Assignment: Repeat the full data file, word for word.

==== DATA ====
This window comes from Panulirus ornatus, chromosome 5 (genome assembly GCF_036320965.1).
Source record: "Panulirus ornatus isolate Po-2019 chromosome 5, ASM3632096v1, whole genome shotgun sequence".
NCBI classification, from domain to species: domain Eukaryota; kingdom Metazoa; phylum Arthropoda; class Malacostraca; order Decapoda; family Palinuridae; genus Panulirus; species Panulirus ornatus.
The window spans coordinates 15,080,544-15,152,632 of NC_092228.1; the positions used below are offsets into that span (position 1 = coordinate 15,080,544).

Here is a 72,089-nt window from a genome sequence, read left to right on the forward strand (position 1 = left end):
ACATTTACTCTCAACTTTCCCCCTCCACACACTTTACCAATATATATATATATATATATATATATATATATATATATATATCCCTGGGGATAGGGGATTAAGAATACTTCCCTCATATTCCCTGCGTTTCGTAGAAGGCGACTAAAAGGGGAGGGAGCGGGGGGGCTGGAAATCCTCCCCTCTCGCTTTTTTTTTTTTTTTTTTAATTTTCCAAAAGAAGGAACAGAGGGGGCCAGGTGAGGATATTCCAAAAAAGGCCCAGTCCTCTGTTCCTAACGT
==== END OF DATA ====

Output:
This window comes from Panulirus ornatus, chromosome 5 (genome assembly GCF_036320965.1).
Source record: "Panulirus ornatus isolate Po-2019 chromosome 5, ASM3632096v1, whole genome shotgun sequence".
NCBI classification, from domain to species: domain Eukaryota; kingdom Metazoa; phylum Arthropoda; class Malacostraca; order Decapoda; family Palinuridae; genus Panulirus; species Panulirus ornatus.
The window spans coordinates 15,080,544-15,152,632 of NC_092228.1; the positions used below are offsets into that span (position 1 = coordinate 15,080,544).

Here is a 72,089-nt window from a genome sequence, read left to right on the forward strand (position 1 = left end):
ACATTTACTCTCAACTTTCCCCCTCCACACACTTTACCAATATATATATATATATATATATATATATATATATATATATATCCCTGGGGATAGGGGATTAAGAATACTTCCCTCATATTCCCTGCGTTTCGTAGAAGGCGACTAAAAGGGGAGGGAGCGGGGGGGCTGGAAATCCTCCCCTCTCGCTTTTTTTTTTTTTTTTTTAATTTTCCAAAAGAAGGAACAGAGGGGGCCAGGTGAGGATATTCCAAAAAAGGCCCAGTCCTCTGTTCCTAACGT